"We were fortunate to have a committed and receptive client who was fascinated by precision engineering," the company's project description runs. So the company set about designing a visually striking yet useful aluminum pod to be placed smackedy-boo in the middle of the apartment (formerly an industrial-scale bakery).
To make way for the pod, it was necessary to shore up the rafter by setting metal plates into the topmost ridge beam, allowing the lower horizontal tie beams to be removed, freeing up vertical space.
The pod itself contains two bathrooms, a toilet, the heating and ventilation equipment as well as some storage space. It also acts as a break, with the living room on one side (with a TV built neatly into the pod), and the bedroom on the other.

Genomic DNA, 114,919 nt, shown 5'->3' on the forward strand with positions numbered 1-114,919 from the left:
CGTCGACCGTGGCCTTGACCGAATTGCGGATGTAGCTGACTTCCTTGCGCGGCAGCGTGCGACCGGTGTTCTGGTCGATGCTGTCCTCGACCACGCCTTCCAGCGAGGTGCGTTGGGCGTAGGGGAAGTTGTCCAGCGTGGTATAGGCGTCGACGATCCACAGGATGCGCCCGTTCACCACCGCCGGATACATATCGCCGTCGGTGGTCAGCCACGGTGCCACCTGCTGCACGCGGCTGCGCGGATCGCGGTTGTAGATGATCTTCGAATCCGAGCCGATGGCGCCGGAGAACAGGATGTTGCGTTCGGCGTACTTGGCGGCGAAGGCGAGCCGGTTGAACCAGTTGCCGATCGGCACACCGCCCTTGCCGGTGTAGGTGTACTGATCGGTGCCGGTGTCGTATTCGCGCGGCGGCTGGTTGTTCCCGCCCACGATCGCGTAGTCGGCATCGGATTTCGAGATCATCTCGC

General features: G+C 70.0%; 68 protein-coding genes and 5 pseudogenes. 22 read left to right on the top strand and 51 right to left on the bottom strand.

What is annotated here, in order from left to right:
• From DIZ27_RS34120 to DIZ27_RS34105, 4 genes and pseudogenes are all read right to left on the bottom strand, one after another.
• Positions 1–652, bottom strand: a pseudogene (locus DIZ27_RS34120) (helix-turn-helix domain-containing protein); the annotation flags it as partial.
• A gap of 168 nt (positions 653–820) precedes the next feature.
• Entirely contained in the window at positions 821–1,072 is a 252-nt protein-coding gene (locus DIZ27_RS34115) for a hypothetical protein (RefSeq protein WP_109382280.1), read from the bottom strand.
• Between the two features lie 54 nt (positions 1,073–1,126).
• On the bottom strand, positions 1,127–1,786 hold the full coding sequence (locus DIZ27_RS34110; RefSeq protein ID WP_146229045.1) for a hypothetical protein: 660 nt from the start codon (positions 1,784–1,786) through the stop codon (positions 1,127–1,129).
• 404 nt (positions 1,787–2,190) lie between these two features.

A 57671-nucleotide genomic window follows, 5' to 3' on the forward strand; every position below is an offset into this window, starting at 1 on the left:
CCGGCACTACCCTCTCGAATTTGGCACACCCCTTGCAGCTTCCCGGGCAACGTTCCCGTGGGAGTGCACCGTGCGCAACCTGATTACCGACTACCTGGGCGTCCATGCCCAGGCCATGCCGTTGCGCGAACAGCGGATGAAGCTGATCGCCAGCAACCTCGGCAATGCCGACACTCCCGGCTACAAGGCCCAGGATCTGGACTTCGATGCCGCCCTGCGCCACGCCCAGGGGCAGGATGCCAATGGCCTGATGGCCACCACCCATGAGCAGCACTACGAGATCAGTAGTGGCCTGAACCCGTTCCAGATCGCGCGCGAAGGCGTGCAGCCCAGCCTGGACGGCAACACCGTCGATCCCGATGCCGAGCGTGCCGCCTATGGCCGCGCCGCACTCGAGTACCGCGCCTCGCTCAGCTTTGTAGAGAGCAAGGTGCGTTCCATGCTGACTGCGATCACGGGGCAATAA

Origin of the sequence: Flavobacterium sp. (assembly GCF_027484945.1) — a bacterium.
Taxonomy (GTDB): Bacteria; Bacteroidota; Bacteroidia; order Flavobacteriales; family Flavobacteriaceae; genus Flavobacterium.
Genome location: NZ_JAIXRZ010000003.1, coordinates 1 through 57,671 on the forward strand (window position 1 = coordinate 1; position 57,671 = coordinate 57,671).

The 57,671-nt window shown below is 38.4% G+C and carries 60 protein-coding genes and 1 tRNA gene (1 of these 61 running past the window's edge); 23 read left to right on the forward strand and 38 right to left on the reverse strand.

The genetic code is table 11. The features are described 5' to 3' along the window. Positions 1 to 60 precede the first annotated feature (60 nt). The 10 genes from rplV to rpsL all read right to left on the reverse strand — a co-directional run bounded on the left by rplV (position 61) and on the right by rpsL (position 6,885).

Artist Jean Glibert was commissioned to pick out colors for the bathrooms' lighting, and came up with green and orange, which add interest to the loft's interior thanks to the square, filleted windows through which the colored lighting can be glimpsed.
Fans of industrial design will no doubt have spotted the inspiration behind the pod. Dethier Architectures says that the famous aluminum Airstream trailer, designed by William Hawley Bowlus, influenced the material, form and also the detailing of the pod, though its brushed finish is perhaps a little less lustrous (and easier to maintain).